KUALA LUMPUR, March 7 – The government is still pursuing plans to introduce bluetooth dongles for Covid-19 contact tracing to complement the existing MySJ Trace function on the MySejahtera app that uses Bluetooth to identify close or casual contacts of Covid-19 cases.
The bluetooth dongle — which is used in Singapore — is a wearable device that does not require a mobile phone. The device is one of several contact tracing and quarantine control projects under the Ministry of Science, Technology and Innovation (MOSTI).
Health Minister Khairy Jamaluddin, in a written parliamentary reply on March 2, said the token or bluetooth dongle project is still at the acquisition planning phase under MOSTI.
He said this in response to Sandakan MP Vivian Wong Shir Yee’s request for updates on plans to develop a token system as a check-in alternative for those without smartphones.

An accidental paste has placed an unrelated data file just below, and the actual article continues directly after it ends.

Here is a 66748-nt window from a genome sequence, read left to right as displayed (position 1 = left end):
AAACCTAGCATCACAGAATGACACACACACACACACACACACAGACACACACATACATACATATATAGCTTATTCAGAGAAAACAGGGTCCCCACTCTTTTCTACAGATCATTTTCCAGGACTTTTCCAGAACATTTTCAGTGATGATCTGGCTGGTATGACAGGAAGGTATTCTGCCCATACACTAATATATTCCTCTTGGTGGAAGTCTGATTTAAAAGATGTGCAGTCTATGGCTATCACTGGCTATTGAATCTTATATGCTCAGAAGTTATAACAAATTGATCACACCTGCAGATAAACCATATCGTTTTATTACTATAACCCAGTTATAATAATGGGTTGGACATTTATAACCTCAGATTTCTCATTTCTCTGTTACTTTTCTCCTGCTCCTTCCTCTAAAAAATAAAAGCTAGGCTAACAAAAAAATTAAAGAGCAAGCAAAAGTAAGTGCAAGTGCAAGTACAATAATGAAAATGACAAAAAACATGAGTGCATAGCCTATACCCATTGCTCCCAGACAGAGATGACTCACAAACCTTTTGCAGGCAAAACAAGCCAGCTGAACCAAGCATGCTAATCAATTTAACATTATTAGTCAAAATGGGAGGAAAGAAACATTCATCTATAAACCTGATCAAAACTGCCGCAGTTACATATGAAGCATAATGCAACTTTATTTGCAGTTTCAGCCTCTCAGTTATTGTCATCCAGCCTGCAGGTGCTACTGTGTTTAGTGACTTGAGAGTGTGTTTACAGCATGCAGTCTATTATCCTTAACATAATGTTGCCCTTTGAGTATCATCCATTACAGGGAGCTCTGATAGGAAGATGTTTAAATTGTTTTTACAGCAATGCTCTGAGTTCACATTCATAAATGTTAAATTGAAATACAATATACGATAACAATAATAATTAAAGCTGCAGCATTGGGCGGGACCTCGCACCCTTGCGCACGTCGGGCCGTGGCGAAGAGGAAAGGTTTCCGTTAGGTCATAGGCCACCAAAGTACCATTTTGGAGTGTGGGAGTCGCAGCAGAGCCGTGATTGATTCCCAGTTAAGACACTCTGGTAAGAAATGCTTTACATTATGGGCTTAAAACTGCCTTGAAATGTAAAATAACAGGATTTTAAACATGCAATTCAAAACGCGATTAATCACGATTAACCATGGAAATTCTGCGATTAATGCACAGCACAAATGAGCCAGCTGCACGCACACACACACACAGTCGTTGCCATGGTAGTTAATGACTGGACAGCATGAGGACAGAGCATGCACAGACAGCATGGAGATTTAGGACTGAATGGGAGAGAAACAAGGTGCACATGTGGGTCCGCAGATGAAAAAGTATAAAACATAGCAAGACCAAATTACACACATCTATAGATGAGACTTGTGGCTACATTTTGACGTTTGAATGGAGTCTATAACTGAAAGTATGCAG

“Should the ministry decide to proceed with it, the use of this token or bluetooth dongle system will need to undergo a pilot test for at least three months under MIMOS. MIMOS will develop algorithms equipped with safety features,” Khairy said.
MIMOS is a research and development centre under MOSTI.
“The bluetooth dongle will be interoperable with the MySejahtera app. The purpose of the pilot test is to ensure that the bluetooth dongles are suitable and can be effectively used by individuals who do not own a smartphone,” said Khairy.
“A report of the pilot test will then be prepared for stakeholder consideration. Once approved, the nationwide rollout process for the bluetooth dongles will be carried out by the Ministry of Health (MOH),” Khairy added.
In Singapore, the bluetooth dongle, known as TraceTogether Tokens, is distributed free of charge to residents aged seven and above. The token can be carried in a bag or in pockets due to its small size, and exchanges short-distance Bluetooth signals with nearby tokens or mobile phones that have the TraceTogether app.
The use of the dongle, estimated at SG$20 (RM61) per unit, is optional.